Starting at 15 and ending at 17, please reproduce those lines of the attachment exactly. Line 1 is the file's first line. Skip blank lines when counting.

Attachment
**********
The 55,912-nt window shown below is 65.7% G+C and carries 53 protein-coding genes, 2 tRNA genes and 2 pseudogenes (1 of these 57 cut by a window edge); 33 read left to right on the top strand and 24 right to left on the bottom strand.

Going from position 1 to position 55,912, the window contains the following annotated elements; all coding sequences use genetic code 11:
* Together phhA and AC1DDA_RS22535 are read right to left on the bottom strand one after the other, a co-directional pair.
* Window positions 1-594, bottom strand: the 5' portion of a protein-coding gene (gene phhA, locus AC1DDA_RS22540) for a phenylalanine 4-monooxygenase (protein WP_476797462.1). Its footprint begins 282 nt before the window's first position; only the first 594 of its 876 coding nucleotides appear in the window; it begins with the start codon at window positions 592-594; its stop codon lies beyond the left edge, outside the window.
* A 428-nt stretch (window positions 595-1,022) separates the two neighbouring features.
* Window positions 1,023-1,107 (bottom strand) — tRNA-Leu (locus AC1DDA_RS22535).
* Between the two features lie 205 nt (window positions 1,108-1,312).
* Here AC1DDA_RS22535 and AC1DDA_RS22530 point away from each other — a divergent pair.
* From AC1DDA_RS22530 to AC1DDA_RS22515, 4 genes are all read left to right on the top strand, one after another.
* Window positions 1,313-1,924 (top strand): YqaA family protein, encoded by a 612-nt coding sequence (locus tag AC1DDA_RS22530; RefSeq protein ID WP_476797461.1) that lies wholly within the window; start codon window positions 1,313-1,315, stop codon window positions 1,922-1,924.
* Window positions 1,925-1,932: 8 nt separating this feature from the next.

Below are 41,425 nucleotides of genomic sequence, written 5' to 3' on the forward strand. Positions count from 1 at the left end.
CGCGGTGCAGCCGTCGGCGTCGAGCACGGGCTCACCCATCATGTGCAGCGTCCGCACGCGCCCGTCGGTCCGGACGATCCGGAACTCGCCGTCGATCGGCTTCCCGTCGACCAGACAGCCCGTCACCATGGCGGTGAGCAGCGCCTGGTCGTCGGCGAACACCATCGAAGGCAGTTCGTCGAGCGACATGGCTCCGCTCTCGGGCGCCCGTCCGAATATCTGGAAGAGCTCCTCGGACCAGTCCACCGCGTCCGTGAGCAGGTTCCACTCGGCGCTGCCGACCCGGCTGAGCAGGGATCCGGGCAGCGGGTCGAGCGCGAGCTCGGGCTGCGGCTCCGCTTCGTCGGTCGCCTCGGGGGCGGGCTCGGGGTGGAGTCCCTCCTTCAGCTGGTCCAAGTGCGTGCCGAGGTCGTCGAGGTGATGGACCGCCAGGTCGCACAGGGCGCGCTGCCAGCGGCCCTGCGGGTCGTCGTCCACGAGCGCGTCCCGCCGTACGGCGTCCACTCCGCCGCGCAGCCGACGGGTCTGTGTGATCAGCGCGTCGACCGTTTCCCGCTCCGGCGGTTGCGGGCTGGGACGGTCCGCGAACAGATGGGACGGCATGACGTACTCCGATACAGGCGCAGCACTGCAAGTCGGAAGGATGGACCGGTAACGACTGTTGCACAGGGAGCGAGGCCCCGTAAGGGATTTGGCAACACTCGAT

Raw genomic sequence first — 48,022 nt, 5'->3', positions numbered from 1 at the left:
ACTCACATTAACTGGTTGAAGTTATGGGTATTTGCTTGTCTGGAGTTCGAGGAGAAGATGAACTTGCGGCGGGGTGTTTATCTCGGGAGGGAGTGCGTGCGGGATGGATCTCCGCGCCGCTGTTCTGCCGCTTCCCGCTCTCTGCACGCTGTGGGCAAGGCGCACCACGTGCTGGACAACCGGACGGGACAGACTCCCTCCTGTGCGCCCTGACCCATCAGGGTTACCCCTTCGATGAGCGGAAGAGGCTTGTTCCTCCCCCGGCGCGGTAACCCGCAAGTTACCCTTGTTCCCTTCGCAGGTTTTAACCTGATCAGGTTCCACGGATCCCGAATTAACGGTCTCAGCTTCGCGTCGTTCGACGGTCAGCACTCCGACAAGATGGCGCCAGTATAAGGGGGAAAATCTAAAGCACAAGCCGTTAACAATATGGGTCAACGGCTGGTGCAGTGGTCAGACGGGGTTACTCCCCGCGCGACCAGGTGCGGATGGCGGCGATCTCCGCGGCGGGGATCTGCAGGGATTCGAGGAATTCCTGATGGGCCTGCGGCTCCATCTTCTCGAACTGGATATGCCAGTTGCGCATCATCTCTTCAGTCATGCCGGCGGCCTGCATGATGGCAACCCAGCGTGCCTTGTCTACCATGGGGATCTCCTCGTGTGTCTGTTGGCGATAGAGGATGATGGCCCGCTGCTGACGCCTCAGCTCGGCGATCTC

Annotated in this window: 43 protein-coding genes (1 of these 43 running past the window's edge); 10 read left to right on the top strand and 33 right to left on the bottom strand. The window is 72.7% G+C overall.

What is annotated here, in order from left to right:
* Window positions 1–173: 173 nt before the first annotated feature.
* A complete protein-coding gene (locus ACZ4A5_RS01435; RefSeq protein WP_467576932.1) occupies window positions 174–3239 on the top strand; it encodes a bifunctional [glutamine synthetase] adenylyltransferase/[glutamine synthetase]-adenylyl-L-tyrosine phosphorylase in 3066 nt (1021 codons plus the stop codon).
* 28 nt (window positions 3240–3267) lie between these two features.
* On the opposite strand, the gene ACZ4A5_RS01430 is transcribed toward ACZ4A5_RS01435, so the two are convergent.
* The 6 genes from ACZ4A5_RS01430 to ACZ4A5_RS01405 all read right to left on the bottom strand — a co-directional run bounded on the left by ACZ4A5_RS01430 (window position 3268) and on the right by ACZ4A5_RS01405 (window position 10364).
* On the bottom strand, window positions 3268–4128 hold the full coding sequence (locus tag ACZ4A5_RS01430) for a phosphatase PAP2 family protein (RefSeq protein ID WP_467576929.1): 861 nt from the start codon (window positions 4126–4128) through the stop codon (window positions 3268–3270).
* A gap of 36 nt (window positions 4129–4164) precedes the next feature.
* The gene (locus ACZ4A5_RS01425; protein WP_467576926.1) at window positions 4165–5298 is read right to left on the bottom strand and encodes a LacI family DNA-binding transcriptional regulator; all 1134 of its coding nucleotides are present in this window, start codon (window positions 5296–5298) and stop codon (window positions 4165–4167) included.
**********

ACTCACATTAACTGGTTGAAGTTATGGGTATTTGCTTGTCTGGAGTTCGAGGAGAAGATGAACTTGCGGCGGGGTGTTTATCTCGGGAGGGAGTGCGTGCGGGATGGATCTCCGCGCCGCTGTTCTGCCGCTTCCCGCTCTCTGCACGCTGTGGGCAAGGCGCACCACGTGCTGGACAACCGGACGGGACAGACTCCCTCCTGTGCGCCCTGACCCATCAGGGTTACCCCTTCGATGAGCGGAAGAGGCTTGTTCCTCCCCCGGCGCGGTAACCCGCAAGTTACCCTTGTTCCCTTCGCAGGTTTTAACCTGATCAGGTTCCACGGATCCCGAATTAACGGTCTCAGCTTCGCGTCGTTCGACGGTCAGCACTCCGACAAGATGGCGCCAGTATAAGGGGGAAAATCTAAAGCACAAGCCGTTAACAATATGGGTCAACGGCTGGTGCAGTGGTCAGACGGGGTTACTCCCCGCGCGACCAGGTGCGGATGGCGGCGATCTCCGCGGCGGGGATCTGCAGGGATTCGAGGAATTCCTGATGGGCCTGCGGCTCCATCTTCTCGAACTGGATATGCCAGTTGCGCATCATCTCTTCAGTCATGCCGGCGGCCTGCATGATGGCAACCCAGCGTGCCTTGTCTACCATGGGGATCTCCTCGTGTGTCTGTTGGCGATAGAGGATGATGGCCCGCTGCTGACGCCTCAGCTCGGCGATCTC

Annotated in this window: 43 protein-coding genes (1 of these 43 running past the window's edge); 10 read left to right on the top strand and 33 right to left on the bottom strand. The window is 72.7% G+C overall.

What is annotated here, in order from left to right: